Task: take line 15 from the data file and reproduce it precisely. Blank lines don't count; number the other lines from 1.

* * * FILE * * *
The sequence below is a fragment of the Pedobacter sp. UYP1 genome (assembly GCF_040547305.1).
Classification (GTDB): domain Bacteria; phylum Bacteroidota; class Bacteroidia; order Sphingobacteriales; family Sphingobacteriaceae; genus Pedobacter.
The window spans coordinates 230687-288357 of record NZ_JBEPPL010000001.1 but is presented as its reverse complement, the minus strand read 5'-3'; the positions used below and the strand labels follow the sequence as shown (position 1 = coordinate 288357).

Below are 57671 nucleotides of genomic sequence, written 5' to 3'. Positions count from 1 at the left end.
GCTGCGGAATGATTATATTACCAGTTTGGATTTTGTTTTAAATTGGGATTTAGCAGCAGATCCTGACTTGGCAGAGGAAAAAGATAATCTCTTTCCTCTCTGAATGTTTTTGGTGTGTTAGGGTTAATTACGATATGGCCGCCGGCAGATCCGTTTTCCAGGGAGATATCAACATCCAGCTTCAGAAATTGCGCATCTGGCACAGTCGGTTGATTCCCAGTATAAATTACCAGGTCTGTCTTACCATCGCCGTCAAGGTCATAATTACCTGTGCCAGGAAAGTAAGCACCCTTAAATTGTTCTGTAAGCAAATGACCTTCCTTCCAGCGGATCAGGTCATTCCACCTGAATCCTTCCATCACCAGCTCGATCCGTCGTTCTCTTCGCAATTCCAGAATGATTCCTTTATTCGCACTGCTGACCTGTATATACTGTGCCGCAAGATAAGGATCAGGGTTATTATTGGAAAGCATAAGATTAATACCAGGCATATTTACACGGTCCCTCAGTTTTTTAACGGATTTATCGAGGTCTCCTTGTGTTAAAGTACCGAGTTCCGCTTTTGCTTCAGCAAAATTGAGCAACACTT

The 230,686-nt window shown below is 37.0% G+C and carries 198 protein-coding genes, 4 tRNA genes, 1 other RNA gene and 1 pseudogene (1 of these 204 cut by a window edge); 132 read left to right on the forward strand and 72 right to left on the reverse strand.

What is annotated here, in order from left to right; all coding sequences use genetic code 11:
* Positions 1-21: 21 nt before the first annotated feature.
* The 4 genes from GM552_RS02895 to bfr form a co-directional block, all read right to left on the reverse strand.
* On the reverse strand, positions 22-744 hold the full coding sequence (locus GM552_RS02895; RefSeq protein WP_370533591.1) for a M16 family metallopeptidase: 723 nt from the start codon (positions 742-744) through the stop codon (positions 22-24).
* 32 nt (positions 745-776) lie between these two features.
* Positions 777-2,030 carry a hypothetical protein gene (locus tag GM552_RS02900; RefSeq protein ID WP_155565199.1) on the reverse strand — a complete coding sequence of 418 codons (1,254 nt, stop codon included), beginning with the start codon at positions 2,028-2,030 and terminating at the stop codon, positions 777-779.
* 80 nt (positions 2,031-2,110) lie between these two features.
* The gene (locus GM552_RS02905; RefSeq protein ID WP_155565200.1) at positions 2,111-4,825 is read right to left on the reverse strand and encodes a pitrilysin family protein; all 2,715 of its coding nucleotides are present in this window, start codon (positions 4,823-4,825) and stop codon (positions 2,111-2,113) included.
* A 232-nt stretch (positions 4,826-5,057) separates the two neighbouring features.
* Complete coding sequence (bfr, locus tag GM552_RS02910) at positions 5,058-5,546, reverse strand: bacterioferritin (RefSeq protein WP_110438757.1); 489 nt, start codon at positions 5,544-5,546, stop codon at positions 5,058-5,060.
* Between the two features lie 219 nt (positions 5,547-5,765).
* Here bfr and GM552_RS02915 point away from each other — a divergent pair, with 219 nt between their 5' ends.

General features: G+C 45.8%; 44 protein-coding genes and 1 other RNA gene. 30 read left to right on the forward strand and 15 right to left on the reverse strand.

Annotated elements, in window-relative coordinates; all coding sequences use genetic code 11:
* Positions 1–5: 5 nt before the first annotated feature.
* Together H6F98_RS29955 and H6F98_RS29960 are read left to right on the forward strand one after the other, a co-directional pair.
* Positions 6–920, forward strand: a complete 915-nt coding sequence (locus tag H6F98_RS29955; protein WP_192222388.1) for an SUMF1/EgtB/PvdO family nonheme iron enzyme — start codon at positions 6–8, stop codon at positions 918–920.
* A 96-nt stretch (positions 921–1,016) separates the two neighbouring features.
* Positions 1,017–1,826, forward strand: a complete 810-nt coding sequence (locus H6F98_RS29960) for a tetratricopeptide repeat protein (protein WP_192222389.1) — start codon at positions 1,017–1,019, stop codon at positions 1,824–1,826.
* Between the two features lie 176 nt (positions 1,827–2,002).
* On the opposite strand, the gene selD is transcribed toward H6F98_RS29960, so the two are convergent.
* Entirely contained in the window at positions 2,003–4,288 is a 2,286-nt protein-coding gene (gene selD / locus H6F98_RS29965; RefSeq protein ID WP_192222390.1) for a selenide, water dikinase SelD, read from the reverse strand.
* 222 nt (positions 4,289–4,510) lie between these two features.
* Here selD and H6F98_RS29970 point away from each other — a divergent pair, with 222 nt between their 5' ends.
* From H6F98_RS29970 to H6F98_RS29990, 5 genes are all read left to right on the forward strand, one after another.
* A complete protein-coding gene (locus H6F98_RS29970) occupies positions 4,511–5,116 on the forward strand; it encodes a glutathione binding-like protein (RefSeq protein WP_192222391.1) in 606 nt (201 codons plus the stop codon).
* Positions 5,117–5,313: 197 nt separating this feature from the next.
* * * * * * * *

* A 232-nt stretch (positions 4,826-5,057) separates the two neighbouring features.